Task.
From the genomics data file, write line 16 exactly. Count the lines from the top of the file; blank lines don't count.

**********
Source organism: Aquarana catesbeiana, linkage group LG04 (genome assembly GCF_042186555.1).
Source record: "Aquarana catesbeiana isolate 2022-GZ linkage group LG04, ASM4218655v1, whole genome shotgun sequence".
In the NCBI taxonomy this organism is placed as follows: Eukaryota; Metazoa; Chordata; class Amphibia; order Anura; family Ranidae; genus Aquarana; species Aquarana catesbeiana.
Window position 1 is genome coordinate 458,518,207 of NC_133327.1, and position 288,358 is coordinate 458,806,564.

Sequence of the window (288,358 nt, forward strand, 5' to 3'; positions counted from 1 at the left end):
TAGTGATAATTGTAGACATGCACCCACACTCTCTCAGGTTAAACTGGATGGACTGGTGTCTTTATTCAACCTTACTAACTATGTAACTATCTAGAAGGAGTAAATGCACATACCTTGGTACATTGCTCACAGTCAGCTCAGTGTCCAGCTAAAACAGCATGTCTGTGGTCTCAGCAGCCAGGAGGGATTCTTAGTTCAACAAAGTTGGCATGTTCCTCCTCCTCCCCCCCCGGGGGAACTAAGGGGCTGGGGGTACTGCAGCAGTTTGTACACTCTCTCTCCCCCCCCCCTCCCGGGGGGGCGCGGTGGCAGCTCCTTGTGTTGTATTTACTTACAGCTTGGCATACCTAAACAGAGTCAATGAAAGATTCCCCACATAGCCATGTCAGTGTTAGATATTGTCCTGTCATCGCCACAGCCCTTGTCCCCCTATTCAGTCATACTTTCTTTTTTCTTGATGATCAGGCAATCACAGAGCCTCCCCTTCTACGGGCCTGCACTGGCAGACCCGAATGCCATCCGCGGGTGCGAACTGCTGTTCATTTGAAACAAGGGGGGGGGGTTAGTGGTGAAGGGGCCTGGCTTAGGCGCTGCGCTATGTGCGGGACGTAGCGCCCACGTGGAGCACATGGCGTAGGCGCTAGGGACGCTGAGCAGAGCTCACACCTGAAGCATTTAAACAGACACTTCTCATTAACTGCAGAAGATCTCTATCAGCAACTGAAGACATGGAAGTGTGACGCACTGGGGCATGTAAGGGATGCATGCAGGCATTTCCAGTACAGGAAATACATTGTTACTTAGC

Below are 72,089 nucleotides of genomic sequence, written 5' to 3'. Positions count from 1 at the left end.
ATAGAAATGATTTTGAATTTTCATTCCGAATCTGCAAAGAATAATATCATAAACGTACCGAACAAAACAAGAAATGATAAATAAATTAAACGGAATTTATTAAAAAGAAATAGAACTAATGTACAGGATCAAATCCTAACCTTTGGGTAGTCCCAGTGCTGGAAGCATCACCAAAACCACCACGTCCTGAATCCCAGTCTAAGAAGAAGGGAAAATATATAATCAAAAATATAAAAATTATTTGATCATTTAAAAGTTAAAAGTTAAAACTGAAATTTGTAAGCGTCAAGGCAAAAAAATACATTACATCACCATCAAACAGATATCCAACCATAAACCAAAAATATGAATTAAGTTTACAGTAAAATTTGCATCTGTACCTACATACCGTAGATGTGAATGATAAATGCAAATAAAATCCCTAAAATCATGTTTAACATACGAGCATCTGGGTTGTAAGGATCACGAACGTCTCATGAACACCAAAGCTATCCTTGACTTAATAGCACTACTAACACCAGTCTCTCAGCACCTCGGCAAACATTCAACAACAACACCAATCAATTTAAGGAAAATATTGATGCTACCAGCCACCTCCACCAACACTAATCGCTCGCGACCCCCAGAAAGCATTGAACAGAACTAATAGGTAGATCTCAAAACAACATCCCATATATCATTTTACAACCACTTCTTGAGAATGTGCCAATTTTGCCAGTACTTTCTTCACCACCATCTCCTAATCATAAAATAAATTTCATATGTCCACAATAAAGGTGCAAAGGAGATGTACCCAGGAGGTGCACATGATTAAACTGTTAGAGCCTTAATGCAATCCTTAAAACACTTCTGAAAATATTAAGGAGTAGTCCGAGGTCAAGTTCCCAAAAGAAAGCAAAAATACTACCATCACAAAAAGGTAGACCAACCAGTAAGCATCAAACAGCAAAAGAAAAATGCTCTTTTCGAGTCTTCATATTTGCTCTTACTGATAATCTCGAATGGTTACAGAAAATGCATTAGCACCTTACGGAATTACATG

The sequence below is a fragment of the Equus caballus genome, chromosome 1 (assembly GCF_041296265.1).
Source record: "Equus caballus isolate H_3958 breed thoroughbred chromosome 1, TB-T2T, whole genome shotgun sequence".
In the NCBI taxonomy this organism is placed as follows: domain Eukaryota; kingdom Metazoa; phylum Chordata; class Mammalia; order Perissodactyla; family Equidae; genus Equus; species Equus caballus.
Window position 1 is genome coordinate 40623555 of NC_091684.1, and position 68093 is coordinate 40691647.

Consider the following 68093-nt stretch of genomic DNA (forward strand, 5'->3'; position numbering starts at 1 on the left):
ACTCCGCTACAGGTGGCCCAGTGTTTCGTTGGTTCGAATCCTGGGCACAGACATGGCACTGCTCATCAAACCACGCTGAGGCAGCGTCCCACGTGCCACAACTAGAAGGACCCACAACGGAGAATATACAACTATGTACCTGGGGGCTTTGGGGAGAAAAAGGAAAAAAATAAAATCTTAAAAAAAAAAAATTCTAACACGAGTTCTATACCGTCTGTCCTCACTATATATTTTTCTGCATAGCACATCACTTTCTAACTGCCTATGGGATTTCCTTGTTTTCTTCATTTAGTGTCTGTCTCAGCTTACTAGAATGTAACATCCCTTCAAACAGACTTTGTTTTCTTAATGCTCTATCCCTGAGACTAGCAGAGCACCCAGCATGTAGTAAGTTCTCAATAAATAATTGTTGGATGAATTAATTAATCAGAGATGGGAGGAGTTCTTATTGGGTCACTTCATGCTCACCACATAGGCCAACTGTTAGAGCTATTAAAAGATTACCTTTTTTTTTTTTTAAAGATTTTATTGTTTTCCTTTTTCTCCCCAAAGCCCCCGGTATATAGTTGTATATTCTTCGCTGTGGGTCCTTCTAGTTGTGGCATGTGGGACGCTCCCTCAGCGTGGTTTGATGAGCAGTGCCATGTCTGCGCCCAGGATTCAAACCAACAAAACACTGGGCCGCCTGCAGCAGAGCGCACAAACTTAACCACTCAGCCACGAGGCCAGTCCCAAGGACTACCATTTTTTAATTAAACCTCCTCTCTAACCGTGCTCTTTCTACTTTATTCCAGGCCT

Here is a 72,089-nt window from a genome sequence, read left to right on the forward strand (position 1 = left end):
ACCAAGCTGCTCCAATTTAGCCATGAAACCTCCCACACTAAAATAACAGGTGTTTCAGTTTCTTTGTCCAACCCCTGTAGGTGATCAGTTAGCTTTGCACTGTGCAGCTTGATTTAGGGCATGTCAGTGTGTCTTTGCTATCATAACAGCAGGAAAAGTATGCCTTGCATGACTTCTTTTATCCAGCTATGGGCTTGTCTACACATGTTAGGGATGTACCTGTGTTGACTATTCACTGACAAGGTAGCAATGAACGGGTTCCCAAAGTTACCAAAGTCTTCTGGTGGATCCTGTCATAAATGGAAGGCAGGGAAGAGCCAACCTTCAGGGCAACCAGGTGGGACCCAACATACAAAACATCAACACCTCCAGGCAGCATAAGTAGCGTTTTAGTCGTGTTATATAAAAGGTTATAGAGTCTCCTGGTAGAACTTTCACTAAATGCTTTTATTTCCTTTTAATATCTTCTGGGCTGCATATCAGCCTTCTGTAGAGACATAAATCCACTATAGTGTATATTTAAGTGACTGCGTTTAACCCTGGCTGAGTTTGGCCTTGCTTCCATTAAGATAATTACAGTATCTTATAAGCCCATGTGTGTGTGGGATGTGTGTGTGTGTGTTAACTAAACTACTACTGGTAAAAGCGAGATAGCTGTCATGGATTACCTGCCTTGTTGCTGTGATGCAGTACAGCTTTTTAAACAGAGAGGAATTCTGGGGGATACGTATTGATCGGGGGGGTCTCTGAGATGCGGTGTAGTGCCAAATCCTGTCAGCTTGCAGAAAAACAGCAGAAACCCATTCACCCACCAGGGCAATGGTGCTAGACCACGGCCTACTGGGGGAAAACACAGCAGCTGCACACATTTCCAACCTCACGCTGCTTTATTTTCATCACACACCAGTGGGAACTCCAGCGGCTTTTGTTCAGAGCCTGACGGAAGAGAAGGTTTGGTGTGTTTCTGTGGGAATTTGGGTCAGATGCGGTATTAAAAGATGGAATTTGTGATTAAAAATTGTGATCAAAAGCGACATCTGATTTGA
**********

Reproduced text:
ACCAAGCTGCTCCAATTTAGCCATGAAACCTCCCACACTAAAATAACAGGTGTTTCAGTTTCTTTGTCCAACCCCTGTAGGTGATCAGTTAGCTTTGCACTGTGCAGCTTGATTTAGGGCATGTCAGTGTGTCTTTGCTATCATAACAGCAGGAAAAGTATGCCTTGCATGACTTCTTTTATCCAGCTATGGGCTTGTCTACACATGTTAGGGATGTACCTGTGTTGACTATTCACTGACAAGGTAGCAATGAACGGGTTCCCAAAGTTACCAAAGTCTTCTGGTGGATCCTGTCATAAATGGAAGGCAGGGAAGAGCCAACCTTCAGGGCAACCAGGTGGGACCCAACATACAAAACATCAACACCTCCAGGCAGCATAAGTAGCGTTTTAGTCGTGTTATATAAAAGGTTATAGAGTCTCCTGGTAGAACTTTCACTAAATGCTTTTATTTCCTTTTAATATCTTCTGGGCTGCATATCAGCCTTCTGTAGAGACATAAATCCACTATAGTGTATATTTAAGTGACTGCGTTTAACCCTGGCTGAGTTTGGCCTTGCTTCCATTAAGATAATTACAGTATCTTATAAGCCCATGTGTGTGTGGGATGTGTGTGTGTGTGTTAACTAAACTACTACTGGTAAAAGCGAGATAGCTGTCATGGATTACCTGCCTTGTTGCTGTGATGCAGTACAGCTTTTTAAACAGAGAGGAATTCTGGGGGATACGTATTGATCGGGGGGGTCTCTGAGATGCGGTGTAGTGCCAAATCCTGTCAGCTTGCAGAAAAACAGCAGAAACCCATTCACCCACCAGGGCAATGGTGCTAGACCACGGCCTACTGGGGGAAAACACAGCAGCTGCACACATTTCCAACCTCACGCTGCTTTATTTTCATCACACACCAGTGGGAACTCCAGCGGCTTTTGTTCAGAGCCTGACGGAAGAGAAGGTTTGGTGTGTTTCTGTGGGAATTTGGGTCAGATGCGGTATTAAAAGATGGAATTTGTGATTAAAAATTGTGATCAAAAGCGACATCTGATTTGA